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Arizona health expert slams idea of Pfizer selling vaccines to states

FILE - In this Jan. 12, 2021, file photo a pharmacist draws saline while preparing a dose of Pfizer's COVID-19 vaccine in Sacramento, Calif. could emerge. (AP Photo/Noah Berger, Pool, File)

PHOENIX — A top Arizona health official is slamming the idea of Pfizer selling its COVID-19 vaccines directly to states, a concept floated by New York’s governor.

“You’re going to have the states that have a budget surplus outbidding the states that don’t,” Arizona Public Health Association Director Will Humble said.  “You know who suffers when that happens? Low-income people.”

According to ABC News, New York Gov. Andrew Cuomo inquired about Pfizer selling vaccines directly to the Empire State, bypassing the federal government. The drugmaker said it would need approval from the Health and Human Services Department to make such an arrangement.

KTAR News 92.3 FM reached out to Republican Arizona Gov. Doug Ducey’s office to see if he was exploring similar action, but calls were not returned.

Humble, who was previously the director of the Arizona Department of Health Services, said the federal government is doing a good job by ensuring safe supplies and fair sharing among the states.

“But it’s counties and states that need to put together vaccination plans,” Humble said. “The counties are public health retailers. Our state health department is our public health wholesaler.”

Humble said they’re responsible for hiccups in speedy deliveries. However, they’re at the mercy of the vaccine supplies available to them.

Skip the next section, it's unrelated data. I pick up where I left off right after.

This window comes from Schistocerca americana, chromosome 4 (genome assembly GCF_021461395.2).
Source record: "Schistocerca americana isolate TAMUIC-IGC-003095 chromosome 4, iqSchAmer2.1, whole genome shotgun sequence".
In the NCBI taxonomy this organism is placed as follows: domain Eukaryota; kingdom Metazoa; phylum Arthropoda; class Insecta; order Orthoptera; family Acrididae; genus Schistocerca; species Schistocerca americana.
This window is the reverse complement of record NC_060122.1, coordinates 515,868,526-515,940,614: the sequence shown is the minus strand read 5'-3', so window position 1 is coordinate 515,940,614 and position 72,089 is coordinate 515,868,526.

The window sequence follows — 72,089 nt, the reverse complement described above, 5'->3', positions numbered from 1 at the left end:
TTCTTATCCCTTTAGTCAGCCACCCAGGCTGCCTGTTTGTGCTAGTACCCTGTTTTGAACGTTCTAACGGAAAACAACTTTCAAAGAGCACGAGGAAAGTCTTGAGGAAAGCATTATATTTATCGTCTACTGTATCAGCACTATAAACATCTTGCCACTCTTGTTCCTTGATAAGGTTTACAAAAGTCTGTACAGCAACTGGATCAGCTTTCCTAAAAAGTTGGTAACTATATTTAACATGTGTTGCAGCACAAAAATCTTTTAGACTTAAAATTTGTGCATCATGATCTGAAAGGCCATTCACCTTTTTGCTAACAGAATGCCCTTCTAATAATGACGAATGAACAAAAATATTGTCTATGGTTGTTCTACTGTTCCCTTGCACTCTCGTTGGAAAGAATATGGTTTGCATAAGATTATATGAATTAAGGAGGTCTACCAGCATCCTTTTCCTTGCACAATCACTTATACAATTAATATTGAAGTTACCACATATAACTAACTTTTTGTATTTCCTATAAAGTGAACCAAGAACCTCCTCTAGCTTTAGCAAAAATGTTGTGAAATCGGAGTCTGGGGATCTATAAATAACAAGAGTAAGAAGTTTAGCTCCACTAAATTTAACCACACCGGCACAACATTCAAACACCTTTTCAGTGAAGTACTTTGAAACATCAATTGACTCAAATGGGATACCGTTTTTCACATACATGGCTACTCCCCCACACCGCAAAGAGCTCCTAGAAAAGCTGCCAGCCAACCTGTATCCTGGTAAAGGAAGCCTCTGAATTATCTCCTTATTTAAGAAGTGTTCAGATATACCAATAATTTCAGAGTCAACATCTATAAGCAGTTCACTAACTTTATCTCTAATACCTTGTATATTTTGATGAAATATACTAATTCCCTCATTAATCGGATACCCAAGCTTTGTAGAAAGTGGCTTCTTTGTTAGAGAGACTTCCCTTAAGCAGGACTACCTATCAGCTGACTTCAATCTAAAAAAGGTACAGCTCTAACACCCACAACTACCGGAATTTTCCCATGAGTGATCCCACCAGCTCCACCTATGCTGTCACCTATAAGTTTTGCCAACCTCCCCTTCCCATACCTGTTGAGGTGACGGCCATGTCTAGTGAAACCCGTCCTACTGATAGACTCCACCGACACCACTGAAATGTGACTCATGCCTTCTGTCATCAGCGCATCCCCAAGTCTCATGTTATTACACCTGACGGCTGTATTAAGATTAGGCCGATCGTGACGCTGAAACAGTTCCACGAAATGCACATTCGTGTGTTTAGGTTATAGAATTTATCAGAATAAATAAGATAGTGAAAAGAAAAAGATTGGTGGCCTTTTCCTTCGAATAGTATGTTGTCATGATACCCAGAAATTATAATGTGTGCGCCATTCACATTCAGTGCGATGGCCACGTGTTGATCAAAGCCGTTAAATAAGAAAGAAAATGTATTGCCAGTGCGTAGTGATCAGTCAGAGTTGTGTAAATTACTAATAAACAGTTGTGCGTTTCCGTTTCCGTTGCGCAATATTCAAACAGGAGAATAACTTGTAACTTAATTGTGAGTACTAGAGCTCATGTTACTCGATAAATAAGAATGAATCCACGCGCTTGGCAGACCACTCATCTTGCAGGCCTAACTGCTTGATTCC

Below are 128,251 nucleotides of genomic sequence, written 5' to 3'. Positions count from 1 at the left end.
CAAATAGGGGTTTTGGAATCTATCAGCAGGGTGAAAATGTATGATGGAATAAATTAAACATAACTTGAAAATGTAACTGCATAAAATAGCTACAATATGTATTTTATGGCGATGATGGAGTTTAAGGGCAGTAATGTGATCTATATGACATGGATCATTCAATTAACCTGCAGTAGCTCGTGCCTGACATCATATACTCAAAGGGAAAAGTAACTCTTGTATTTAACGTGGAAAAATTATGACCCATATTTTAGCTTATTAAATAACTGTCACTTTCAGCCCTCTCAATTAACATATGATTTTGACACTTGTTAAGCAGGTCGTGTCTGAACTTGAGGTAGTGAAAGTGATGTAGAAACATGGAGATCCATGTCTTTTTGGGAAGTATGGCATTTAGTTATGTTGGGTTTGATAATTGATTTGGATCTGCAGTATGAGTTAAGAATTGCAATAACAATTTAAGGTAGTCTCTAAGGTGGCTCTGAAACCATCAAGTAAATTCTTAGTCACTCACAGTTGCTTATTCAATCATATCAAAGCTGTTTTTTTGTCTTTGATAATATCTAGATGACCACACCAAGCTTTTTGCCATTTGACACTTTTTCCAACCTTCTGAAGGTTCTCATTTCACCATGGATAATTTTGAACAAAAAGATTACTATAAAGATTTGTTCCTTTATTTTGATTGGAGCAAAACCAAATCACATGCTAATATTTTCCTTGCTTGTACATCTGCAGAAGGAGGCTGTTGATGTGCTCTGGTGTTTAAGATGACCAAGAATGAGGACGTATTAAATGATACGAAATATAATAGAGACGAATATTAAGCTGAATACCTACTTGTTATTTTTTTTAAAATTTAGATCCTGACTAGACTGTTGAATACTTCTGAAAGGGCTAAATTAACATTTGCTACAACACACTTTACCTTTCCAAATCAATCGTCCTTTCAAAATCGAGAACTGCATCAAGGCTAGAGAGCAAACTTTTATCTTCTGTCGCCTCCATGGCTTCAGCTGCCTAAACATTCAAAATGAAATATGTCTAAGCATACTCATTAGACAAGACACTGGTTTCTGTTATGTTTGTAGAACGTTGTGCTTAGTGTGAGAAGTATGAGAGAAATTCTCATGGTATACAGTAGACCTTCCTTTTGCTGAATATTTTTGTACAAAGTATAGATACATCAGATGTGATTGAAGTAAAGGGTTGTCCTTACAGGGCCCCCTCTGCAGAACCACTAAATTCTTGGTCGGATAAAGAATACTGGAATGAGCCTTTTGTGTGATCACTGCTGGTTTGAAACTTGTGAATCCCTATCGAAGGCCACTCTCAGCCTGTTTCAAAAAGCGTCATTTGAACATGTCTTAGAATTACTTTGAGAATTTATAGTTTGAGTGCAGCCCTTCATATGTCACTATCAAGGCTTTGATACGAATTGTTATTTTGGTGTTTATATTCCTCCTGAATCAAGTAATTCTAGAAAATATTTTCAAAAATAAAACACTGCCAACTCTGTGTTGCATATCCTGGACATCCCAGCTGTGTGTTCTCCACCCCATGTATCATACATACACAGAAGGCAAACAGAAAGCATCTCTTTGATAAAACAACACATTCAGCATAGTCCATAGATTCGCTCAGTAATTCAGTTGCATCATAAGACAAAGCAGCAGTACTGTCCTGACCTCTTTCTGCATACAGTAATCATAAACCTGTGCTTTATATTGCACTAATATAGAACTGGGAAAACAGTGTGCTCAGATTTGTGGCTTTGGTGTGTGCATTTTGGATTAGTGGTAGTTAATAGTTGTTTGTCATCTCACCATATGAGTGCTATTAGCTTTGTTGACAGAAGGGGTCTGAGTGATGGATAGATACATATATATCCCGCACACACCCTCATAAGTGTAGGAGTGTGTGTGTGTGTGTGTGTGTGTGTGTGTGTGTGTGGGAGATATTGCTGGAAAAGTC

He believes states like Arizona still struggle to distribute the doses they get.

“A lot of it had to do with a software system that people had to use to make appointments that wasn’t working properly, that had a lot of bugs in the system,” Humble said. “My understanding is that it’s getting better.”

Meanwhile, President Joe Biden is still promising 100 million COVID-19 vaccine doses in his first 100 days in office. Humble thinks he can pull it off.

“If I was President Biden, I’d have my FDA commissioner in my office asking him specific questions about the next two vaccines, which are AstraZeneca and Johnson & Johnson,” Humble said.

Pfizer and Moderna’s shots need storage in well below freezing temperatures. The other makers’ shots do not.

“They could go into pharmacies, doctors offices, and community health centers with no problem at all,” Humble said. “There’s no freezing. They’re refrigerator vaccines. The lot sizes are small.”

However, Biden must depend on others to keep his promise: that the FDA will find the new vaccines safe, and that all levels of government can quickly get them into arms — including the second booster shot.

That means Arizona will need 50,000 shots a day through the spring.

Humble hopes the FDA will approve the AstraZeneca and Johnson & Johnson vaccines next month.

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